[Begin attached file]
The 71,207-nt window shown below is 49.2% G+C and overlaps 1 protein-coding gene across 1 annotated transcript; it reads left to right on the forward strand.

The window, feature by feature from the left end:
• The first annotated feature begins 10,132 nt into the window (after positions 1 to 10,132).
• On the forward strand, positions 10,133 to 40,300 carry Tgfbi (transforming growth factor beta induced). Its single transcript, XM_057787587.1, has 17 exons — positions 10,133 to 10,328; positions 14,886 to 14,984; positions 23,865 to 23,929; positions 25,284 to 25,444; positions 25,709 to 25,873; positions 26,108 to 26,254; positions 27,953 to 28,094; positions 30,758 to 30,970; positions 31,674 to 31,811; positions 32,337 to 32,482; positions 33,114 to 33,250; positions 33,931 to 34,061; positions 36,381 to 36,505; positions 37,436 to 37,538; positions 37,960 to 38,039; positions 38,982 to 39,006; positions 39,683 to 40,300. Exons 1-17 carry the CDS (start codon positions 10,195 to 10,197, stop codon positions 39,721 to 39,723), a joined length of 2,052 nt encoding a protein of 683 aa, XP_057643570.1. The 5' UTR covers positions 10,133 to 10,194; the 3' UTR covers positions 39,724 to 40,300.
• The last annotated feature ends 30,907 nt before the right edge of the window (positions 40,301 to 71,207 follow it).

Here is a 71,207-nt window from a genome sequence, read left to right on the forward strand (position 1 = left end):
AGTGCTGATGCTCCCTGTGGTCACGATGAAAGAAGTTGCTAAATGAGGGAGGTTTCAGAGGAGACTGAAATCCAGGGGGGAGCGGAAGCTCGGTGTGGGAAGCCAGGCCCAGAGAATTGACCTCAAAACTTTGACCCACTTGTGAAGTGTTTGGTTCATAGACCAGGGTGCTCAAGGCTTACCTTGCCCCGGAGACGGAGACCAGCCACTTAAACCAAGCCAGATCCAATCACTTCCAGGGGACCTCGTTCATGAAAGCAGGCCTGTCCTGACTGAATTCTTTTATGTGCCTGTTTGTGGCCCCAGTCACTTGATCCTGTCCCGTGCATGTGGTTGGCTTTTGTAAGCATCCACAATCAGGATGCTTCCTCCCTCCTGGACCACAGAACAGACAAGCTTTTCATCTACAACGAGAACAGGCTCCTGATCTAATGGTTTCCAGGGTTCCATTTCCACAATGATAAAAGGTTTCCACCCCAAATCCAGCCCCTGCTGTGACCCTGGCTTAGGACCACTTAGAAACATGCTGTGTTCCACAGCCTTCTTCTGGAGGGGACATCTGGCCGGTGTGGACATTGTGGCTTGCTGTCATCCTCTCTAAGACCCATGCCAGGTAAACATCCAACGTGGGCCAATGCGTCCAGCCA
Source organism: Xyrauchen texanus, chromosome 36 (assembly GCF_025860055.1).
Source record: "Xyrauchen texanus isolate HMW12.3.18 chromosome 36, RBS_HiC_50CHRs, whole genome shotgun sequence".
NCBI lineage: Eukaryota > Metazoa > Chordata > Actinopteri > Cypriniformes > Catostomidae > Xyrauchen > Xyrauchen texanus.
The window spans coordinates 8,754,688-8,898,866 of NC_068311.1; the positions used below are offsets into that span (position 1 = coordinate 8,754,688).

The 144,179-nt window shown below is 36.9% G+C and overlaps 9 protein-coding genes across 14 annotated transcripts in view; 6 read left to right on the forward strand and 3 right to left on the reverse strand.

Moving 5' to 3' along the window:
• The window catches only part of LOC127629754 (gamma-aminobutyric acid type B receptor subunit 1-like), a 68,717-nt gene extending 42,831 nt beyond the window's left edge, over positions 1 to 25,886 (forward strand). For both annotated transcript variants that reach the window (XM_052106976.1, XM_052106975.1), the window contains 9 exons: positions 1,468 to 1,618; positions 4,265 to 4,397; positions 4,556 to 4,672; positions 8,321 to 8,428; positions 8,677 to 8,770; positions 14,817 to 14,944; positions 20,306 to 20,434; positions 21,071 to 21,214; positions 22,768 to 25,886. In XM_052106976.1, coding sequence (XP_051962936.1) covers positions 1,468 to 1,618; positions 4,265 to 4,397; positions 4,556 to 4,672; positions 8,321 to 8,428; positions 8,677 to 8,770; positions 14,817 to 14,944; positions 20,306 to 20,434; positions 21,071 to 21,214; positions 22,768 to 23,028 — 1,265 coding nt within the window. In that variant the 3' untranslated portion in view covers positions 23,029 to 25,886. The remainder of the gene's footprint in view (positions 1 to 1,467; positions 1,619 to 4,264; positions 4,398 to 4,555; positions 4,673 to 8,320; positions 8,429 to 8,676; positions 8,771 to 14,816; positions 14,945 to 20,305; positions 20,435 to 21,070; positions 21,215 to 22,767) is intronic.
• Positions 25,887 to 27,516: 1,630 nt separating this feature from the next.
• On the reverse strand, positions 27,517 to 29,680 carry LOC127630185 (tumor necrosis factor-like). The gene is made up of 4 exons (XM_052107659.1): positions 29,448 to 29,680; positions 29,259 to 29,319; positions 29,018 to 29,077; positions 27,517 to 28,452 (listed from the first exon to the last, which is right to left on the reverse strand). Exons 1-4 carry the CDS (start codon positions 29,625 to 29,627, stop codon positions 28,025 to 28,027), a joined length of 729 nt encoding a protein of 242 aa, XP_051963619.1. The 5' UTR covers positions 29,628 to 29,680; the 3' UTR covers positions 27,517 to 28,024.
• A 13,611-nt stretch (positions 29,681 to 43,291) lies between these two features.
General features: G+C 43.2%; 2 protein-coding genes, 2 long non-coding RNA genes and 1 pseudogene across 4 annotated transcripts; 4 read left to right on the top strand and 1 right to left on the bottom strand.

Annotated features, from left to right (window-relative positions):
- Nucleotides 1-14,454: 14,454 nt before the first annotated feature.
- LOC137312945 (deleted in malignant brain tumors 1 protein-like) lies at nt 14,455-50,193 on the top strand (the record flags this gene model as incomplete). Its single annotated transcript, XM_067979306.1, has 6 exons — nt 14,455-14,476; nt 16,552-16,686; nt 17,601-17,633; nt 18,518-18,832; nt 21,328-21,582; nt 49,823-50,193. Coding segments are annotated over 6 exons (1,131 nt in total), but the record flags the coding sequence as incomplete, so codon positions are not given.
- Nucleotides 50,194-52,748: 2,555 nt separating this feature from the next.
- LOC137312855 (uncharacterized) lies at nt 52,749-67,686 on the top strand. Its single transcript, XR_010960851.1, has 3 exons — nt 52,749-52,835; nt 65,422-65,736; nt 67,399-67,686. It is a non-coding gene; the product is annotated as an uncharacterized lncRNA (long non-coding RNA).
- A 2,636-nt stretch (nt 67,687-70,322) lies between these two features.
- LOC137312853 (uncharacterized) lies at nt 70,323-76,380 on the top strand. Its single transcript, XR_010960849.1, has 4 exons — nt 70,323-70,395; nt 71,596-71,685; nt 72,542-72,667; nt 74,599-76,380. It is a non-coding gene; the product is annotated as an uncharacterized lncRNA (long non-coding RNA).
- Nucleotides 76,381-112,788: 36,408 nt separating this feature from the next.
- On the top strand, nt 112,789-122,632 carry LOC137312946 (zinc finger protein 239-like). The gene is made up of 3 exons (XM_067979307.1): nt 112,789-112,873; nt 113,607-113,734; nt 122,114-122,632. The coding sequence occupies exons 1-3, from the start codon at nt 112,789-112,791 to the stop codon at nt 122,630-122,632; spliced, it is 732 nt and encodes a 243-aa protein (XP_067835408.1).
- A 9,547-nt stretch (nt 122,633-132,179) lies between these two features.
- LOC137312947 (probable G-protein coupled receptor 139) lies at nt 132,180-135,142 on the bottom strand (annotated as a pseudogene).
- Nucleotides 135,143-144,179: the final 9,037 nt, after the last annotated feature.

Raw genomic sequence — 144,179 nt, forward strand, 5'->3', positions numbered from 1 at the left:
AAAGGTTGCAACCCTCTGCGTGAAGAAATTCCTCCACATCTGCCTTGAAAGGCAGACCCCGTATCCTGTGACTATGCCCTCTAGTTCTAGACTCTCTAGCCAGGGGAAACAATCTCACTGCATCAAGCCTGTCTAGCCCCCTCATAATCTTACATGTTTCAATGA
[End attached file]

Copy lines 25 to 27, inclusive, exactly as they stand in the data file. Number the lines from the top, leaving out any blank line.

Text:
- LOC137312853 (uncharacterized) lies at nt 70,323-76,380 on the top strand. Its single transcript, XR_010960849.1, has 4 exons — nt 70,323-70,395; nt 71,596-71,685; nt 72,542-72,667; nt 74,599-76,380. It is a non-coding gene; the product is annotated as an uncharacterized lncRNA (long non-coding RNA).
- Nucleotides 76,381-112,788: 36,408 nt separating this feature from the next.
- On the top strand, nt 112,789-122,632 carry LOC137312946 (zinc finger protein 239-like). The gene is made up of 3 exons (XM_067979307.1): nt 112,789-112,873; nt 113,607-113,734; nt 122,114-122,632. The coding sequence occupies exons 1-3, from the start codon at nt 112,789-112,791 to the stop codon at nt 122,630-122,632; spliced, it is 732 nt and encodes a 243-aa protein (XP_067835408.1).